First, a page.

Phasing Out Fossil Fuels: The Impact on Maine Agriculture

     Maine is 13 percent farmland. The rest is heavily forested or rocky coastline. The state recently set sights on clean energy by 2030. Solar development has gathered steam as a means for phasing out fossil fuels. But at what cost?

     Solar power requires a large, open land base. This makes farmland a prime target. Some farmers find appeal in the passive income and reduced energy costs promised by solar. Others consider solar with caution.

Solar Panels on a Sunny Day in Maine. Photo courtesy of ReVision Energy.

     The term “agrivoltaics” is the practice of using land for solar and crops or grazing at the same time. Jeremy Payne is the executive director of the Maine Renewable Energy Association. He held a position on the solar stakeholder group. The stakeholder group sited solar projects that protected and aligned with farming. He said, “Striking that balance between solar growth and traditional farming is an important one to get right.”

     Teresa and Henry Hardy operate a multi-generational organic dairy farm in Farmington, Maine. They received letters in the mail about solar energy contracts. Every agricultural fair they attended had more developers present. The demand for farmland is in as solar projects dot the horizon.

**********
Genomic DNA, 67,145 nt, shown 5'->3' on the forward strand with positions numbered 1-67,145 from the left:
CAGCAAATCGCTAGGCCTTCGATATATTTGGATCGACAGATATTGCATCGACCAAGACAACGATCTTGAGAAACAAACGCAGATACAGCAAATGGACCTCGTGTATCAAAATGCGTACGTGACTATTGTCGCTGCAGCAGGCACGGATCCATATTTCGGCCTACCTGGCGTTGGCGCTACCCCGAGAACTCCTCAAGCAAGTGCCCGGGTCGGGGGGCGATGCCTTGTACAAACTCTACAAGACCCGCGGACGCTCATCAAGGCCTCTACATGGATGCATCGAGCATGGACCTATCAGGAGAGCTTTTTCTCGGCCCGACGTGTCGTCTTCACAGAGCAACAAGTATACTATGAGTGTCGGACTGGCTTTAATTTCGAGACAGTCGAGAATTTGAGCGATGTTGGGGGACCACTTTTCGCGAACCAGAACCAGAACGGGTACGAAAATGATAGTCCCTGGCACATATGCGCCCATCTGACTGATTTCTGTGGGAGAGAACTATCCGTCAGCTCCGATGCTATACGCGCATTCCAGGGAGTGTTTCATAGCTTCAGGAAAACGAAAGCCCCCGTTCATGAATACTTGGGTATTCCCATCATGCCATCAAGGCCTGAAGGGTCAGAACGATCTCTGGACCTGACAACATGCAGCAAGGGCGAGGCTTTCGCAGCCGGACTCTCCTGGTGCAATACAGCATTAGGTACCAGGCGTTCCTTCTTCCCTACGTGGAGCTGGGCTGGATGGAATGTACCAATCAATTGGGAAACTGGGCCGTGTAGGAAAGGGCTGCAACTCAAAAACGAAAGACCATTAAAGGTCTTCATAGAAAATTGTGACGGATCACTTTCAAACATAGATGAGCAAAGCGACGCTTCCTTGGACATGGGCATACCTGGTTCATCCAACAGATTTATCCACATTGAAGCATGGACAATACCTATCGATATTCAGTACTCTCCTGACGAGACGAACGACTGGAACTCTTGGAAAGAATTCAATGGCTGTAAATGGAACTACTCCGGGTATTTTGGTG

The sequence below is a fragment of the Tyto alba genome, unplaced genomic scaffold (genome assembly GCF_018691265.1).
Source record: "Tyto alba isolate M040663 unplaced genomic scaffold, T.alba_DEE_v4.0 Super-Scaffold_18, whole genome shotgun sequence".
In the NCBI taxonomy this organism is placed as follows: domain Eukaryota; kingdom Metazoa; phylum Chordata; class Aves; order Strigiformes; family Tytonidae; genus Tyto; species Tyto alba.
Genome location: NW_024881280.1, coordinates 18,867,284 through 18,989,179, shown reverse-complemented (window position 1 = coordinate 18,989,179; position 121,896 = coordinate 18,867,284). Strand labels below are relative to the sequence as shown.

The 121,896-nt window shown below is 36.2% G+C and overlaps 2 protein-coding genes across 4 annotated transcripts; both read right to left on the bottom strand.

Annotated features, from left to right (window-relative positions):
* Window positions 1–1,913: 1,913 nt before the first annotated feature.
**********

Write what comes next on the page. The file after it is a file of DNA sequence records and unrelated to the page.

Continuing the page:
Hardy said, “The panels aren’t built or installed with green energy. We are told you can graze the ground under the panels. However, I don’t see quality land left. And trimming the weeds and unwanted plants from around those panels is no walk in the park.”

Solar Grazing in the Summer Sunshine. Image courtesy of Crescent Run Farm.

     While Maine seeks clean energy, farmers decide the best course of action. Hardy said, “To me, there is a double-edged sword. What will happen after the contracts are up with this useless land? It will not be good to grow crops. It will take years to get this land back to what it was.” Solar projects may offset energy costs. They may provide passive income. But what happens to the land and the material waste?

     Payne said, “Every single energy source has an environmental impact of some sort. But it is undeniable that renewables have far less of a footprint than fossil fuels. I do believe we will see more efforts take hold in the coming years. Things like solar panel recycling.” 

     Maine has enabled solar projects across the state to meet renewable energy goals. Balancing energy with agriculture remains an ongoing process.